Workers spend about 70% of their time traveling in a manual warehouse. That leaves only 30% for value-added activities such as picking. Automation makes any operation more productive by reducing the time your workers spend traveling. Robots can perform consistently over a more extended period of time. They do not take breaks or lunches, nor do they call in sick. Robots can perform repetitive tasks consistently, increasing productivity and accuracy.
Automation coupled with the proper software increases productivity. An example of a benefit provided by a WMS solution is directed put-away. In a manual warehouse, the put-away forklift driver must drive around to find a proper bin location to store the pallet. As the warehouse gets fuller, this becomes increasingly difficult and less efficient. Directed put-away uses the system to pick an empty bin location in the storage type for that item, saving time and frustration.
Repetitive tasks over time can lead to tendinitis and bursitis and injuries to tendons for your workers. Automation of repetitive tasks in warehouses and offices reduces worker fatigue and the risk of accidents and injuries. Replacing forklift drivers with autonomous vehicles reduces congestion and creates a safer warehouse.
Customers are demanding better service now more than ever before. Customers want to order what they want, when they want, from whatever device they want, and they want it fast! Adding automation to your distribution operation will help optimize it to provide your customers with faster and more economical products and services. Automation helps drive consistency by reducing errors, increasing customer satisfaction, reducing returns, and correcting shipments.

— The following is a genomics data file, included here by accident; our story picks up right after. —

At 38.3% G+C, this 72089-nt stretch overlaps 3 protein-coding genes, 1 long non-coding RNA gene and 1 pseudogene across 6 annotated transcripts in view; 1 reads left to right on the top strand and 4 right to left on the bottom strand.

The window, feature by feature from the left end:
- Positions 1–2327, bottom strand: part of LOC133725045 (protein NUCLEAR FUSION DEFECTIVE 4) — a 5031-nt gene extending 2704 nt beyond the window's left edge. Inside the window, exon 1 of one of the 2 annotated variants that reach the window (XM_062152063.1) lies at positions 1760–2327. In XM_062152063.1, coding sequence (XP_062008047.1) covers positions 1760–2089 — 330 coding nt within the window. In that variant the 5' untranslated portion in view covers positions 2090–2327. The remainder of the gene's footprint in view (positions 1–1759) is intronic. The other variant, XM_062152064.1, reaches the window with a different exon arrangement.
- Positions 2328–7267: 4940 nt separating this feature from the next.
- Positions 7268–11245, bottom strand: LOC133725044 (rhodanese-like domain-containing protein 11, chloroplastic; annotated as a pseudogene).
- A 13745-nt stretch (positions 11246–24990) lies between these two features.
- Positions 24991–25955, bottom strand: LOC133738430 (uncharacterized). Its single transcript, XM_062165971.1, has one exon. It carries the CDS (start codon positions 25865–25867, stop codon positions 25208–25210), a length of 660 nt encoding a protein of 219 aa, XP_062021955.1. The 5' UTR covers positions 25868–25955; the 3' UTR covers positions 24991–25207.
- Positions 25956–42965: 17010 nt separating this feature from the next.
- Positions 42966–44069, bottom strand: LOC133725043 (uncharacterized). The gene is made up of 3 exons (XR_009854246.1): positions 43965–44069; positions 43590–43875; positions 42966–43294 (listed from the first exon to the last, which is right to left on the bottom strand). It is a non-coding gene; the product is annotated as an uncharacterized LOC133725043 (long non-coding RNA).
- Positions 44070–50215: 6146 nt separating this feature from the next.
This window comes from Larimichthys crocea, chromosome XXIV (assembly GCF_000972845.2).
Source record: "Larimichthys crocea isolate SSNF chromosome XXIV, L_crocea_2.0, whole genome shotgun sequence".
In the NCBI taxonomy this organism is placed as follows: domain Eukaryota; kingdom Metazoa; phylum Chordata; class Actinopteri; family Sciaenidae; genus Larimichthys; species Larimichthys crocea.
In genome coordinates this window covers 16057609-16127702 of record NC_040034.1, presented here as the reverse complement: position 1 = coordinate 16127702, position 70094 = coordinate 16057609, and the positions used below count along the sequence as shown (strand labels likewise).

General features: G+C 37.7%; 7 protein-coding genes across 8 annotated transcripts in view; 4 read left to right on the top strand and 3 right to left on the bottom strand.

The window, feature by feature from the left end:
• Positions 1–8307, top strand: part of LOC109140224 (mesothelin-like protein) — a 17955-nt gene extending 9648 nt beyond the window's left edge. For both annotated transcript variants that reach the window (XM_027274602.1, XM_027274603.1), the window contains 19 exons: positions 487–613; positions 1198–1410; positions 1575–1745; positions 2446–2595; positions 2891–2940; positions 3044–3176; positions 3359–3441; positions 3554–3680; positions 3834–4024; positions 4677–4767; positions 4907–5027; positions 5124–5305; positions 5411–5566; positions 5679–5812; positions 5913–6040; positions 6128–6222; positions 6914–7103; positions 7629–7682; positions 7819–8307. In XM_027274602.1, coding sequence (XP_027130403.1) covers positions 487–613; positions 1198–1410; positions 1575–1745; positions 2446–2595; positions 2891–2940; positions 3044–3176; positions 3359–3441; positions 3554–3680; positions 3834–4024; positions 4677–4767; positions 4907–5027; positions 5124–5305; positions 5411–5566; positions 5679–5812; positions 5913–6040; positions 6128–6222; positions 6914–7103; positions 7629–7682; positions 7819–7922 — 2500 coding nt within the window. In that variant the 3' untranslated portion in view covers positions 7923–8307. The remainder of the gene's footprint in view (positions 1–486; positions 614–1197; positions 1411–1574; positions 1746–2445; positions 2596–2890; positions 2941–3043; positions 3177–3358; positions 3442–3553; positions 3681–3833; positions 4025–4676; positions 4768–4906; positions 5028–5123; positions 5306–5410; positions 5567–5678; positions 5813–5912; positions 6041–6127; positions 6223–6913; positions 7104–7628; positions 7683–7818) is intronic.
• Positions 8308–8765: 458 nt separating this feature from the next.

Warehouse automation came up during a recent conversation with Brendan Breen, president of the Industrial Supply Association. I asked him if he thought distributors could benefit from adding automation to their warehouses and distribution centers? He replied, “Distributor warehouses are fertile ground for automation. The combination of a challenging labor market, highly structured repetitive tasks, and increased margin pressure make this an excellent option for companies looking to gain an edge. And with the rapid advancement of technology, increased access, and lower entry barriers, automation has become an easy choice.”
Warehouse automation will fundamentally change how we staff warehouses and distribution centers. Robots will perform many forklift operator tasks, allowing your people to focus on innovation and better ways to serve your customers. Inventory cycle counting tasks will be replaced by advanced radio frequency identification (RFID), allowing an entire distribution center to have constant real-time bin level accuracy.
Automation helps at every level of your operation. It is the future. Companies that hesitate risk being left behind.
Will Quinn is the director of industry solution and strategy at Infor.